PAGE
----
Discussion in 'DVD' started by Michael Reuben, May 28, 2009.

  1. Michael Reuben

    Michael Reuben Studio Mogul

    Feb 12, 1998
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    Revolutionary Road

    Studio: Paramount/Dreamworks
    Rated: R
    Film Length: 119 minutes
    Aspect Ratio: 2.35:1 (enhanced for 16:9)
    Audio: English DD 5.1; French DD 5.1; Spanish DD 5.1
    Subtitles: English; French; Spanish
    MSRP: $29.99
    Package: Keepcase
    Insert: None
    Theatrical Release Date: Dec. 26, 2008
    DVD Release Date: June 2, 2009

    I'm among the few people I know who liked Revolutionary Road. It didn't do much box office, and
    the critical consensus, while generally favorable, seemed to give more credit to the actors and the
    source material than to the film as a whole. Director Sam Mendes must be used to it by now.
    Ever since he won the best director Oscar for his freshman film, American Beauty, his films have
    been viewed with suspicion, as if Mendes had somehow bribed his way into an exclusive club
    and everyone was clucking about the scandal. Whether in published reviews or online forums,
    subsequent Mendes efforts like Road to Perdition and Jarhead have been derided as "phony",
    "soulless", "superficial" and "made to win awards". Revolutionary Road received similar

    Which is a shame, because it's Mendes' best film to date. It's the first time he's had enough
    confidence as a filmmaker to dispense with "stylistic flourishes" (his own phrase), like the rose
    petals in American Beauty, and focus all the attention on the actors and the drama in the manner
    of classical masters like Sidney Lumet or Billy Wilder. The result is the most intimate and
    uncomfortable portrait of a marriage in crisis since Who's Afraid of Virgina Woolf?

    (Disclaimer: I haven't read the novel by Richard Yates from which the film was adapted. Mendes
    and screenwriter Justin Haythe are clearly satisfied that theirs is a faithful adaptation, but I can
    only judge the film on its own merits.)

    The Feature:

    April and Frank Wheeler (Kate Winslet and Leonardo DiCaprio) are a young couple who meet,
    fall in love and marry shortly after World War II. She wants to be an actress; he doesn't know
    what he wants to do, but aspires to lead a life that is "interesting". In a pair of bookended scenes
    opening the film, we see how Frank and April first spot each other at a party in New York and
    instantly sense a kindred yearning. Then we fast forward to 1955, when they are married with
    two children and living in what was then the brave new world of suburbia. April is making her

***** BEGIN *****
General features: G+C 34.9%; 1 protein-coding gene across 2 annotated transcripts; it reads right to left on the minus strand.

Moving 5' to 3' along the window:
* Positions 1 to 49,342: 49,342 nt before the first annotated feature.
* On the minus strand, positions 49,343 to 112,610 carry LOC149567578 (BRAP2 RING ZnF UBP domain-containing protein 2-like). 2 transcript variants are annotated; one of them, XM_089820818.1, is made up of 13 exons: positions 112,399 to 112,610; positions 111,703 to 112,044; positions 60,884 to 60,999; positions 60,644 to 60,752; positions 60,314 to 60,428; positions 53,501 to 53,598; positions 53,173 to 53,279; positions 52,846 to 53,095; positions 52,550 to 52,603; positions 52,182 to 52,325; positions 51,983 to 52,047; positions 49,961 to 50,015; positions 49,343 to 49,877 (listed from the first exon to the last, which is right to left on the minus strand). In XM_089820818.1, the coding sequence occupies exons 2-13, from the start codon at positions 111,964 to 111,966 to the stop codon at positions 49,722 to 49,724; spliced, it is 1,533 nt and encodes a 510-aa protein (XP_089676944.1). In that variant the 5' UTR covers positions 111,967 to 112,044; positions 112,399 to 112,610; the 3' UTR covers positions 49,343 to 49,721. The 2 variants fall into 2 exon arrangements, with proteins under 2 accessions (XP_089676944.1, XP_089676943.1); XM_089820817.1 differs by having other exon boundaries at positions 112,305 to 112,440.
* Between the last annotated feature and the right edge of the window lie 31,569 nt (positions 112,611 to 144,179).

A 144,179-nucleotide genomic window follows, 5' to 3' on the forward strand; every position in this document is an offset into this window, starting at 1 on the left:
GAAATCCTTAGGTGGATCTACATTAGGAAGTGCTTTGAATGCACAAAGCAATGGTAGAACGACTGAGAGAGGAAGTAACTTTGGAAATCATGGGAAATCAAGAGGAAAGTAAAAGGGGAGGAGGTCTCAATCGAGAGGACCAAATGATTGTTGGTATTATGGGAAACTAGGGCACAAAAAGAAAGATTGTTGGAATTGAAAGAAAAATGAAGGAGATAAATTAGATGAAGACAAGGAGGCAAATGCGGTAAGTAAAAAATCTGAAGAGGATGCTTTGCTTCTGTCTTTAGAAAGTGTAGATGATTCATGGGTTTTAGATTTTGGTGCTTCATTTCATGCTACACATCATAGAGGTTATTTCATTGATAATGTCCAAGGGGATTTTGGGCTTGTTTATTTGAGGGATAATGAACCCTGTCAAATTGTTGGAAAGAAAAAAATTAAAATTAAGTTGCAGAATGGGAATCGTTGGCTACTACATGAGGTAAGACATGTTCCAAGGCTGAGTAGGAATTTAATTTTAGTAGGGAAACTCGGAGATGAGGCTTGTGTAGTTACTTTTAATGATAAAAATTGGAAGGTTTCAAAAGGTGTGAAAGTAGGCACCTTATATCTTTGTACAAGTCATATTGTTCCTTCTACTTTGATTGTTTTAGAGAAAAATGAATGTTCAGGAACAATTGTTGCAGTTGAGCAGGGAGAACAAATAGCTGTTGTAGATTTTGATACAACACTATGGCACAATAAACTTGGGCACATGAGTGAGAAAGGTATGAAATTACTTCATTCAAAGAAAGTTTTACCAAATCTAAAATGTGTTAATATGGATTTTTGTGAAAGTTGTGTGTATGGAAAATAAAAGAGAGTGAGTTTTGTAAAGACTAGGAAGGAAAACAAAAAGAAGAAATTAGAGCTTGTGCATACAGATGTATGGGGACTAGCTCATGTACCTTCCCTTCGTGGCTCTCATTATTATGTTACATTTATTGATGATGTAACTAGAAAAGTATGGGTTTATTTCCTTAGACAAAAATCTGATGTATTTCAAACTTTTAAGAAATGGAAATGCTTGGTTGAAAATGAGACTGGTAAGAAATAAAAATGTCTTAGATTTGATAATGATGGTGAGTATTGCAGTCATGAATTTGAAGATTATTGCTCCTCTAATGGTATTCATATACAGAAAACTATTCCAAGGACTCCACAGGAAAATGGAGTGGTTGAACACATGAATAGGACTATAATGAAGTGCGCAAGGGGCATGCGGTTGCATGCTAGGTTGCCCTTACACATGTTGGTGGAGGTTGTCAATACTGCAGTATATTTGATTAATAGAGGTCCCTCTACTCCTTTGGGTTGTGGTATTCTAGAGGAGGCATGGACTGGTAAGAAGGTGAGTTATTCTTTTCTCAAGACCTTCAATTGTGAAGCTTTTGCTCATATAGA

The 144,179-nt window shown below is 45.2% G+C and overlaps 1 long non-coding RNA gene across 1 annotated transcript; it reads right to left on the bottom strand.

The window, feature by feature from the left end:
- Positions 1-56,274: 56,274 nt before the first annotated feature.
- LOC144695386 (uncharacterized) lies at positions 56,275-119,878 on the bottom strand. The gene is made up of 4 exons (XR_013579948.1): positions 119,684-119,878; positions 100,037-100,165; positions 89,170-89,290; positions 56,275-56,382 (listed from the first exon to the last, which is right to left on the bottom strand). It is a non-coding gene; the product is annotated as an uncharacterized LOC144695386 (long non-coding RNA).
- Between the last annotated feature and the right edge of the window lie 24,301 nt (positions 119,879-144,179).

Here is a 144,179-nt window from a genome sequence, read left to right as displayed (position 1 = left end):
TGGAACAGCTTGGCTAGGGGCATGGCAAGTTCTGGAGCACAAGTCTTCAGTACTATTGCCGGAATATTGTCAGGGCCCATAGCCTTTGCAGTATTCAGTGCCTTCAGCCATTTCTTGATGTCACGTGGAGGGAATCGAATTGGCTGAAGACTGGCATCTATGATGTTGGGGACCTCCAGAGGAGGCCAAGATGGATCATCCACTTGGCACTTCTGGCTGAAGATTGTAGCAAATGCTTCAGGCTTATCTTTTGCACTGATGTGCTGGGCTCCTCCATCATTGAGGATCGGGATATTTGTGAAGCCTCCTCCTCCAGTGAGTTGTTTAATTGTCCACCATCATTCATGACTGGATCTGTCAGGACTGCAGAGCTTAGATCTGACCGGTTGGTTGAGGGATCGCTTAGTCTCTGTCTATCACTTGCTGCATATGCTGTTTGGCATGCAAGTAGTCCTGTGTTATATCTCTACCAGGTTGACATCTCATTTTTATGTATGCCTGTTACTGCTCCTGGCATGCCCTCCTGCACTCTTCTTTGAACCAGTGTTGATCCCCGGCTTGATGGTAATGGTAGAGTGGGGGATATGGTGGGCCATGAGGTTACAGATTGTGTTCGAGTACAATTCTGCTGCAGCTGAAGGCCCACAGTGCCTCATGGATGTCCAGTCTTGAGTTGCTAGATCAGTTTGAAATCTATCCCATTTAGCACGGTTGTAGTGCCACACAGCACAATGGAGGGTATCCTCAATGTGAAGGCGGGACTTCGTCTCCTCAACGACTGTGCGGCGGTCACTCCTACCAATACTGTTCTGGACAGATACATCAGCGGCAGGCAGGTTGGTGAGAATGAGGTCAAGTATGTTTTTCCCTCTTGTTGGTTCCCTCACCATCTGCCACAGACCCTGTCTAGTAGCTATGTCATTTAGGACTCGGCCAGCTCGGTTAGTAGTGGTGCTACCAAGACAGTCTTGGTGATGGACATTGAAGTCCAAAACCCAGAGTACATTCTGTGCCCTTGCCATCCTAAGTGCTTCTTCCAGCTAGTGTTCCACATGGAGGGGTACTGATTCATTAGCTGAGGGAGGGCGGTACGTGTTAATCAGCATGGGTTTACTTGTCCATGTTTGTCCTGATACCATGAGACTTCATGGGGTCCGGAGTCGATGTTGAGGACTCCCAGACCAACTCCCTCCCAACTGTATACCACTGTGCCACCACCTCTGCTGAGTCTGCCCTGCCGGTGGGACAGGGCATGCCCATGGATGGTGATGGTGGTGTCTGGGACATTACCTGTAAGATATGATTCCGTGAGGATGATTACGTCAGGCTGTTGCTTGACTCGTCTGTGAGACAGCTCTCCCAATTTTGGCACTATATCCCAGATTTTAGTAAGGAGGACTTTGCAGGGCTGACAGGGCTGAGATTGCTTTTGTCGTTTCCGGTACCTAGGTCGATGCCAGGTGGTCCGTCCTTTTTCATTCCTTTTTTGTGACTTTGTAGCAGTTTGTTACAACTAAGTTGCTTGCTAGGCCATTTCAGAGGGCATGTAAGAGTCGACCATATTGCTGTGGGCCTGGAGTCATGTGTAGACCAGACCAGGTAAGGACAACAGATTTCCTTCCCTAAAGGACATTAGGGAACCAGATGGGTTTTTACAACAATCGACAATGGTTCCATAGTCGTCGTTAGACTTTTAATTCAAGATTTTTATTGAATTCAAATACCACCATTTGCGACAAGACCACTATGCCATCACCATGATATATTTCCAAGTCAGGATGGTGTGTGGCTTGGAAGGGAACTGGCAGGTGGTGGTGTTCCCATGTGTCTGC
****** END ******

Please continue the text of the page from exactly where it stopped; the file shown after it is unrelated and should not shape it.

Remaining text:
debut with a community theater group, and the debut does not go well. As they drive home from
    the performance, long-simmering tensions boil over to such a degree that Frank pulls the car over
    and the couple get out and have a full-blown screaming argument.

    Welcome to Revolutionary Road.

    Brief flashbacks show us April and Frank in happier times before they moved to the suburbs, and
    we follow them on their first viewing of the house on Revolutionary Road, accompanied by a
    chirpy broker (now their friend and neighbor) ironically named Helen Givings (Kathy Bates,
    adding another memorable portrait to her seemingly inexhaustible supply of distinctive
    characters). Back in the present, Frank and April deal separately with the rift in their marriage.
    Frank, who, instead of finding an "interesting" life, now works in the marketing department of
    the same business machine company that employed his father for 20 years, seduces a young
    secretary (Zoe Kazan, granddaughter of legendary director Elia Kazan). Meanwhile, April
    conceives a bold plan to save their marriage. They'll sell the house on Revolutionary Road and
    move the family to Paris, to which Frank has said he's always wanted to return. April will find a
    job doing secretarial work for one of the various international agencies. They'll be happier, the
    cost of living will be less, and Frank will finally have a chance to figure out what he really wants
    to do, without the pressure of supporting a family.

    Though initially taken aback by April's proposal, Frank acquiesces, and for a brief time, the
    Wheelers are close again, united against an uncomprehending chorus of friends and co-workers
    who can't fathom what's gotten into this nice young couple. (There is a pivotal conversation